John responded wonderfully and decisively and soon had a botanical survey organised which was completed by Ecology Australia.

The report in particular noted the invasion of the Reserve by introduced weedy grasses, Quaking Grass and Panic Veldt Grass in particular, which were threatening the survival of its Orchid populations.

But which way forward from here?

Bushland management or ecological horticulture (where ecology meets horticulture) as it was becoming known, was in its infancy.

The first Course in Ecological Horticulture in Victoria was run in 1982 at Latrobe University.

It was only in the previous decade that National Parks managers had accepted that fire was an intrinsic part of management.

There was much to learn.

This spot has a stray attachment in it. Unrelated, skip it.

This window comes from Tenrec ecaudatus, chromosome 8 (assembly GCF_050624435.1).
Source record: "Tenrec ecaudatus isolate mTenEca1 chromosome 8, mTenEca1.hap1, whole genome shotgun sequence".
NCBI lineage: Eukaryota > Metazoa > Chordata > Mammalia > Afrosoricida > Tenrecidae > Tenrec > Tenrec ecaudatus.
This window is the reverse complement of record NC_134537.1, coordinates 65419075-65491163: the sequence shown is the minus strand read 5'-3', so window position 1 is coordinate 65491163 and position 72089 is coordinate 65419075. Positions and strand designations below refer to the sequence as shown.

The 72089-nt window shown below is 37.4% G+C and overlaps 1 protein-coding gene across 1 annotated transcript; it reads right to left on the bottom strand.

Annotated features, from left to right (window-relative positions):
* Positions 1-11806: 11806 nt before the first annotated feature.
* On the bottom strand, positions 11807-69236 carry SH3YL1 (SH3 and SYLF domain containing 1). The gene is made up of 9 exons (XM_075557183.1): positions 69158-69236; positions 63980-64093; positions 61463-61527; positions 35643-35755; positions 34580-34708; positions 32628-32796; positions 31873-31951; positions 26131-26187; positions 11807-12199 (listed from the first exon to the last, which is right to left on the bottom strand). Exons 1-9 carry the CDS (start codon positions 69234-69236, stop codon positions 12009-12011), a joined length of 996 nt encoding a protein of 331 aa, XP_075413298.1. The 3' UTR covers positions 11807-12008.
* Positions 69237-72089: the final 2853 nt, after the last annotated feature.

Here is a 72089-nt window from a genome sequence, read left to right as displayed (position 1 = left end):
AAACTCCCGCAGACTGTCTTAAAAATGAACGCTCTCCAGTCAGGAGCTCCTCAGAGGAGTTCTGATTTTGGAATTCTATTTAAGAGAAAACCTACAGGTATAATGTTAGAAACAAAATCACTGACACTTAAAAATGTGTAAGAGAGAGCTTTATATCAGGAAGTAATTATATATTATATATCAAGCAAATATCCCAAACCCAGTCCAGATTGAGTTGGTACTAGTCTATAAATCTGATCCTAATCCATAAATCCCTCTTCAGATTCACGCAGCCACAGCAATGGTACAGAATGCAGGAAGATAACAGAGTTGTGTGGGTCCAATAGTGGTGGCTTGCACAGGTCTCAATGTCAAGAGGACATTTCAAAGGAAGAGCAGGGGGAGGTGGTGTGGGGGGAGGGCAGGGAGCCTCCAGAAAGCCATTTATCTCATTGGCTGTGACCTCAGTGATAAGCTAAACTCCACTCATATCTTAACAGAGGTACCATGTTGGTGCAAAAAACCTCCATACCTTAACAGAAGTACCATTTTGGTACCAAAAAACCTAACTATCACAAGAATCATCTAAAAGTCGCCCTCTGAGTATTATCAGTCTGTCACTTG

To be a practitioner of ecological horticulture, an enormous amount of knowledge is required.

For a start, there are the 400 or so plants that consist of the local Indigenous and introduced flora, their growth periods, flowering patterns, physiological dynamics, their response to weather and management actions.

What long term strategy does one employ to remove the weeds?, what tools, what techniques?

What planning and coordination skills are required for this new profession?

 

Enter another two women

Systematic observers of the natural environment the Bradley sisters, Eileen Burton Bradley and Joan Burton Bradley, observed in NSW during the 1960s attempts to control weeds by slashing and clearing resulted in rampant weed regrowth, and they formulated an alternative strategy.

The sisters were keen gardeners and hand-weeded where they walked, doing less than an hour a day and being careful to replace the bush litter which — they believed — contained the seedbank for new growth.

They waited for the bush to regenerate.

They developed the three principles of the Bradley method of bush regeneration: work outward from less infested to more seriously infested areas; minimise disturbance, and replace topsoil and litter; allow regeneration to set the pace of the work.